Life Lessons at Coba
A few weeks ago, the Working Gringos did something that all expats end up doing at some point or another: entertaining visiting family and friends. We refuse to go to Chichen Itza more than once a year nowadays, but our most recent visitors (one of our grown daughters and her best friend) wanted to go to a Mayan ruin. They admitted this was strictly a guilt-assuaging move to get some cultural benefit out of the trip that was otherwise spent sitting in the sun, shopping and eating… wonderful stuff, but something one can do in many places around the world. Mayan ruins on the other hand, are unique adventures only possible in this part of the world, and they didn’t want to go home feeling like complete Philistines.
All too eager to help any human escape the ravages of guilt, we agreed to take them somewhere, and the ruins at Coba were selected for our collective visit. The two girls had never been there, and the Working Gringos had never been past the first ruin just inside the gate. This time, we vowed to go, pay our admission and take the bicycle ride all the way to the big pyramid for which Coba is best known, Nohoch Mul. The powers that be still allow visitors to climb Nohoch Mul, and we were game for that too.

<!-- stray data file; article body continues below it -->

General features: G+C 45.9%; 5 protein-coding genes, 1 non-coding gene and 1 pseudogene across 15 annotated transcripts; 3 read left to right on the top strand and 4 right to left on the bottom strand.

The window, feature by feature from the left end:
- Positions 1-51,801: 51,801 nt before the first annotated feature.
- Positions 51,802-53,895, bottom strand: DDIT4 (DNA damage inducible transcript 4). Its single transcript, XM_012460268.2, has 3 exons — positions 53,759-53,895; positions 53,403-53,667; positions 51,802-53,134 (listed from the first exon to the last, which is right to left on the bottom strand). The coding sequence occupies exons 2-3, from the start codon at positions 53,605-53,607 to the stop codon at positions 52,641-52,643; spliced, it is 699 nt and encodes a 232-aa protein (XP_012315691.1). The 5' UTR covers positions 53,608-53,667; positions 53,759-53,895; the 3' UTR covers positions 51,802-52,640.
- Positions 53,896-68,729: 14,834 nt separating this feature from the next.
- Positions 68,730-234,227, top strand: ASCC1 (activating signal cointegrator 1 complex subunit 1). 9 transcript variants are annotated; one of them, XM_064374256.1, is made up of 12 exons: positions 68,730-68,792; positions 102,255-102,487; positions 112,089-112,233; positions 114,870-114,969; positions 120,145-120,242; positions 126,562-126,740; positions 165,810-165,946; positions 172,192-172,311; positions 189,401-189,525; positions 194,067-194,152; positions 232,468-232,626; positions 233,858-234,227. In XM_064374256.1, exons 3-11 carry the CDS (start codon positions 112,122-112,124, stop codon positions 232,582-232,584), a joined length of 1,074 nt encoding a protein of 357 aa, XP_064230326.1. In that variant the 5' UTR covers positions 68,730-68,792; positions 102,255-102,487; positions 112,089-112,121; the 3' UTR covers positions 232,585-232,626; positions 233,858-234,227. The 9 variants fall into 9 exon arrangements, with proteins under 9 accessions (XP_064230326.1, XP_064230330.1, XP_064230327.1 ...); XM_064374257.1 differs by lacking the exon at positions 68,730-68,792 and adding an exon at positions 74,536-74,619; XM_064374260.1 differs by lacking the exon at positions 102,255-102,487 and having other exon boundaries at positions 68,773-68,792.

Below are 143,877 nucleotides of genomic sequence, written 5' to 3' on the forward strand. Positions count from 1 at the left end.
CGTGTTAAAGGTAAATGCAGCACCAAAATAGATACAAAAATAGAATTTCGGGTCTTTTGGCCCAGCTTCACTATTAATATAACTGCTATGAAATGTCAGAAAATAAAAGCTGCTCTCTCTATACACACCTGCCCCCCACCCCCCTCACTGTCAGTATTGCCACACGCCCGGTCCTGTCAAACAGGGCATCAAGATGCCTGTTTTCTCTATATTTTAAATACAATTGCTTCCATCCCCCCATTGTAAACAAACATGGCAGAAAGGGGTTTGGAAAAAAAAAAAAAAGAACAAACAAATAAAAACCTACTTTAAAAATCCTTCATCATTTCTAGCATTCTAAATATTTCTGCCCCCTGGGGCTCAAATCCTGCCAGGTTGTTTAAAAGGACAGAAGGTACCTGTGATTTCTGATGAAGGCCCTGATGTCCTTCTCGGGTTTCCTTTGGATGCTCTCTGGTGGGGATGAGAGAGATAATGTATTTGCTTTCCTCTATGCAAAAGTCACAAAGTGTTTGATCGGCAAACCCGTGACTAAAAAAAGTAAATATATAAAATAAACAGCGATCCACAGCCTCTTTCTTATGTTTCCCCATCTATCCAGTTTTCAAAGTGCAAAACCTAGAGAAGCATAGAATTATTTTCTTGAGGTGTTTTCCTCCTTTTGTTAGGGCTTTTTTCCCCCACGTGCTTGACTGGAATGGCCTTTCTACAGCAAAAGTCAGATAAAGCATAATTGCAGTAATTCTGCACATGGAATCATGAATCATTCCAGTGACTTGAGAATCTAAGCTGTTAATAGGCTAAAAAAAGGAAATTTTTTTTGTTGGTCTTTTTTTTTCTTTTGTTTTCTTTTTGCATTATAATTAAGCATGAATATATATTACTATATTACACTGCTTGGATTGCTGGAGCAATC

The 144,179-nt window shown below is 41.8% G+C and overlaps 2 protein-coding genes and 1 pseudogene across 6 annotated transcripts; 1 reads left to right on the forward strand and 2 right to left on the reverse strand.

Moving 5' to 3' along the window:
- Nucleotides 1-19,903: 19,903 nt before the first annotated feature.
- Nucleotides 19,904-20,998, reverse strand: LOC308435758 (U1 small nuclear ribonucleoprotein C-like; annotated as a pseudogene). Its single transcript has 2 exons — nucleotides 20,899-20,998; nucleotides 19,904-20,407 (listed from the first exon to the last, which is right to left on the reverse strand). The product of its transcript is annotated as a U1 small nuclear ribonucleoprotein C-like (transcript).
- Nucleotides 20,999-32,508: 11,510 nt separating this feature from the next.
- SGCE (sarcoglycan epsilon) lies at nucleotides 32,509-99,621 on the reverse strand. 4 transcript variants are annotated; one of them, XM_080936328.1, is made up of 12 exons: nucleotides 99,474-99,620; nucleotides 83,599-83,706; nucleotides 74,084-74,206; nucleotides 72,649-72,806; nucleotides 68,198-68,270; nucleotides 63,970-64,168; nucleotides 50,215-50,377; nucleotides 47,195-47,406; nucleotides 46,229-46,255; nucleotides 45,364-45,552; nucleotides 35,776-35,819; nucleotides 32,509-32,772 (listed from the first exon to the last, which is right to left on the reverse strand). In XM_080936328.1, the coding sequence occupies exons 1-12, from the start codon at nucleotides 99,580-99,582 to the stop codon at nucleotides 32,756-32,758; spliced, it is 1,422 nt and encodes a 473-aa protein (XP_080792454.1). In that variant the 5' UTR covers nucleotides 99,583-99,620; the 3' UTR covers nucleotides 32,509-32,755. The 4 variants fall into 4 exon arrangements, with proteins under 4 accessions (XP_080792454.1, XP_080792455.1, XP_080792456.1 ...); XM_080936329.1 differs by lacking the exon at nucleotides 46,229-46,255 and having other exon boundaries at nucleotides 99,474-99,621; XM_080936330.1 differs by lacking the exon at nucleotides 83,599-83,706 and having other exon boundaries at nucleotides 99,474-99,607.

Coba Is Easy To Find
When we got to the glorieta on the road between Tulum and Valladolid which marks the turnoff for Coba, we were greeted by a brand new paved road that had not been there just three months ago. The paved road stopped after a few hundred meters on the way to Coba, but by the looks of it, will reach all the way to the ruins by the time you can say impermeabilizante (go ahead, say it! we're sure the road is done by now!). The little town of Coba is uneventful and unremarkable (though Wikipedia claims it has over 1000 inhabitants), with a few lazy dogs and some random tourists wandering the streets looking like they have landed on the wrong planet. The road dead ends at a beautiful marsh-lined (and crocodile-filled?) lake, one of the four for which Coba is also famous (above-ground lakes in the Yucatan are highly unusual, let alone four in one place). Turn left at the lake and you'll run right into the Coba Ruins parking lot.